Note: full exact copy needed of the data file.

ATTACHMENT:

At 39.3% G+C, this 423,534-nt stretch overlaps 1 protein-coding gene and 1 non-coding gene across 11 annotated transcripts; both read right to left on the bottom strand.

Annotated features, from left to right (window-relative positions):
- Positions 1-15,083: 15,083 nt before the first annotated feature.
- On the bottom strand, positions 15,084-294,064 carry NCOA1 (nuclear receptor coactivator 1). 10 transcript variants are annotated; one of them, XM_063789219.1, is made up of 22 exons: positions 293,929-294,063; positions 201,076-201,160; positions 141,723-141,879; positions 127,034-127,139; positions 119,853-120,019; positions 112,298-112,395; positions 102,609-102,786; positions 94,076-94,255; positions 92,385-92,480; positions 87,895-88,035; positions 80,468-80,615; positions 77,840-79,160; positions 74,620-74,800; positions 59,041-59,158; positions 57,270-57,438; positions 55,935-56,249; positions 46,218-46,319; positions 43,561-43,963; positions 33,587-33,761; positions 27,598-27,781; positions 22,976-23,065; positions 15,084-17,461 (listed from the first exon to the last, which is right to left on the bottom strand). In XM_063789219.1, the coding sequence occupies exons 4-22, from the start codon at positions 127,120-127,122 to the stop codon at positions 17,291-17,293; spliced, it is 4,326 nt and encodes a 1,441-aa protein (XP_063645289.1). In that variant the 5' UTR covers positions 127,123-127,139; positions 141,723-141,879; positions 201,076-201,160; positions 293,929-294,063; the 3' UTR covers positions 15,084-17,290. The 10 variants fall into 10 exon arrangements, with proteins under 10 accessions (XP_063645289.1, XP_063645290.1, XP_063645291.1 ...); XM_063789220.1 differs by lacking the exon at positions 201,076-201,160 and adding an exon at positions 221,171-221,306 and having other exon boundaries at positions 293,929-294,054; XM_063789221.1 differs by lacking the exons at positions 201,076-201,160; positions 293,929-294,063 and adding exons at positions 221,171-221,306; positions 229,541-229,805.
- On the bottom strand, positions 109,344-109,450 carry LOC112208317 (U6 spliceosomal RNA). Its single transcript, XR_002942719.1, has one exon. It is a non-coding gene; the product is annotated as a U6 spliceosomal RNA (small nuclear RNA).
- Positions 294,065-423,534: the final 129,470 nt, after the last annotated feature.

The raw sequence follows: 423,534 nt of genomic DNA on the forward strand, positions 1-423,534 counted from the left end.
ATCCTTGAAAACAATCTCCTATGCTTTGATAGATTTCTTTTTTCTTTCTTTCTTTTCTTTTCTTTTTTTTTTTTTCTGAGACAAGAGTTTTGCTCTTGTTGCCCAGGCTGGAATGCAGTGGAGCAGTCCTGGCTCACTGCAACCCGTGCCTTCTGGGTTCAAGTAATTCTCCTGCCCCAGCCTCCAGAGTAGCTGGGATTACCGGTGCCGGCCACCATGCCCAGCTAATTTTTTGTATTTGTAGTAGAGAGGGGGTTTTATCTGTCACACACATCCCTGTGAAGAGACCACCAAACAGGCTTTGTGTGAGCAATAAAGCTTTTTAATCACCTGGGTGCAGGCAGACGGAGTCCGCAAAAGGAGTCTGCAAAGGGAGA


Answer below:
At 39.3% G+C, this 423,534-nt stretch overlaps 1 protein-coding gene and 1 non-coding gene across 11 annotated transcripts; both read right to left on the bottom strand.

Annotated features, from left to right (window-relative positions):
- Positions 1-15,083: 15,083 nt before the first annotated feature.
- On the bottom strand, positions 15,084-294,064 carry NCOA1 (nuclear receptor coactivator 1). 10 transcript variants are annotated; one of them, XM_063789219.1, is made up of 22 exons: positions 293,929-294,063; positions 201,076-201,160; positions 141,723-141,879; positions 127,034-127,139; positions 119,853-120,019; positions 112,298-112,395; positions 102,609-102,786; positions 94,076-94,255; positions 92,385-92,480; positions 87,895-88,035; positions 80,468-80,615; positions 77,840-79,160; positions 74,620-74,800; positions 59,041-59,158; positions 57,270-57,438; positions 55,935-56,249; positions 46,218-46,319; positions 43,561-43,963; positions 33,587-33,761; positions 27,598-27,781; positions 22,976-23,065; positions 15,084-17,461 (listed from the first exon to the last, which is right to left on the bottom strand). In XM_063789219.1, the coding sequence occupies exons 4-22, from the start codon at positions 127,120-127,122 to the stop codon at positions 17,291-17,293; spliced, it is 4,326 nt and encodes a 1,441-aa protein (XP_063645289.1). In that variant the 5' UTR covers positions 127,123-127,139; positions 141,723-141,879; positions 201,076-201,160; positions 293,929-294,063; the 3' UTR covers positions 15,084-17,290. The 10 variants fall into 10 exon arrangements, with proteins under 10 accessions (XP_063645289.1, XP_063645290.1, XP_063645291.1 ...); XM_063789220.1 differs by lacking the exon at positions 201,076-201,160 and adding an exon at positions 221,171-221,306 and having other exon boundaries at positions 293,929-294,054; XM_063789221.1 differs by lacking the exons at positions 201,076-201,160; positions 293,929-294,063 and adding exons at positions 221,171-221,306; positions 229,541-229,805.
- On the bottom strand, positions 109,344-109,450 carry LOC112208317 (U6 spliceosomal RNA). Its single transcript, XR_002942719.1, has one exon. It is a non-coding gene; the product is annotated as a U6 spliceosomal RNA (small nuclear RNA).
- Positions 294,065-423,534: the final 129,470 nt, after the last annotated feature.

The raw sequence follows: 423,534 nt of genomic DNA on the forward strand, positions 1-423,534 counted from the left end.
ATCCTTGAAAACAATCTCCTATGCTTTGATAGATTTCTTTTTTCTTTCTTTCTTTTCTTTTCTTTTTTTTTTTTTCTGAGACAAGAGTTTTGCTCTTGTTGCCCAGGCTGGAATGCAGTGGAGCAGTCCTGGCTCACTGCAACCCGTGCCTTCTGGGTTCAAGTAATTCTCCTGCCCCAGCCTCCAGAGTAGCTGGGATTACCGGTGCCGGCCACCATGCCCAGCTAATTTTTTGTATTTGTAGTAGAGAGGGGGTTTTATCTGTCACACACATCCCTGTGAAGAGACCACCAAACAGGCTTTGTGTGAGCAATAAAGCTTTTTAATCACCTGGGTGCAGGCAGACGGAGTCCGCAAAAGGAGTCTGCAAAGGGAGA